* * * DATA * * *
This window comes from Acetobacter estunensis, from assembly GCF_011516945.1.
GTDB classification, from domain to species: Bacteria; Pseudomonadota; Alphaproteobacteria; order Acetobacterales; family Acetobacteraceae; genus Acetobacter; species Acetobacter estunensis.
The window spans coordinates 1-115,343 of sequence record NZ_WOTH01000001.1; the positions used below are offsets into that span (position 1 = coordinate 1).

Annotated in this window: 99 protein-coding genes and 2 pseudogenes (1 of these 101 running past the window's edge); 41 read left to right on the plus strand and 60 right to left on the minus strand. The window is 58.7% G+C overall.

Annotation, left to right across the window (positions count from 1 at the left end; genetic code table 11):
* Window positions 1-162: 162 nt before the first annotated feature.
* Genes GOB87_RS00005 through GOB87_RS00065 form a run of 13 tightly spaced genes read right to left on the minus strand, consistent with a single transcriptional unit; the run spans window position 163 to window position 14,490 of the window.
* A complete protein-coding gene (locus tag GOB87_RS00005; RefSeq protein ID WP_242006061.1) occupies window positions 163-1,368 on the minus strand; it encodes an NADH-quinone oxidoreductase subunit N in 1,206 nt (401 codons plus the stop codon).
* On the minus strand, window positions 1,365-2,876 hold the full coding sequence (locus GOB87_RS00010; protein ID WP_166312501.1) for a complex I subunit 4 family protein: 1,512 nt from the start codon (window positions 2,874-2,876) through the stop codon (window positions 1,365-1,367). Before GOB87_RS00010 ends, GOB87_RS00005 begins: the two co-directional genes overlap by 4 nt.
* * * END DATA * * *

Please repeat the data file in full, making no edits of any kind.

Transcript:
This window comes from Acetobacter estunensis, from assembly GCF_011516945.1.
GTDB classification, from domain to species: Bacteria; Pseudomonadota; Alphaproteobacteria; order Acetobacterales; family Acetobacteraceae; genus Acetobacter; species Acetobacter estunensis.
The window spans coordinates 1-115,343 of sequence record NZ_WOTH01000001.1; the positions used below are offsets into that span (position 1 = coordinate 1).

Annotated in this window: 99 protein-coding genes and 2 pseudogenes (1 of these 101 running past the window's edge); 41 read left to right on the plus strand and 60 right to left on the minus strand. The window is 58.7% G+C overall.

Annotation, left to right across the window (positions count from 1 at the left end; genetic code table 11):
* Window positions 1-162: 162 nt before the first annotated feature.
* Genes GOB87_RS00005 through GOB87_RS00065 form a run of 13 tightly spaced genes read right to left on the minus strand, consistent with a single transcriptional unit; the run spans window position 163 to window position 14,490 of the window.
* A complete protein-coding gene (locus tag GOB87_RS00005; RefSeq protein ID WP_242006061.1) occupies window positions 163-1,368 on the minus strand; it encodes an NADH-quinone oxidoreductase subunit N in 1,206 nt (401 codons plus the stop codon).
* On the minus strand, window positions 1,365-2,876 hold the full coding sequence (locus GOB87_RS00010; protein ID WP_166312501.1) for a complex I subunit 4 family protein: 1,512 nt from the start codon (window positions 2,874-2,876) through the stop codon (window positions 1,365-1,367). Before GOB87_RS00010 ends, GOB87_RS00005 begins: the two co-directional genes overlap by 4 nt.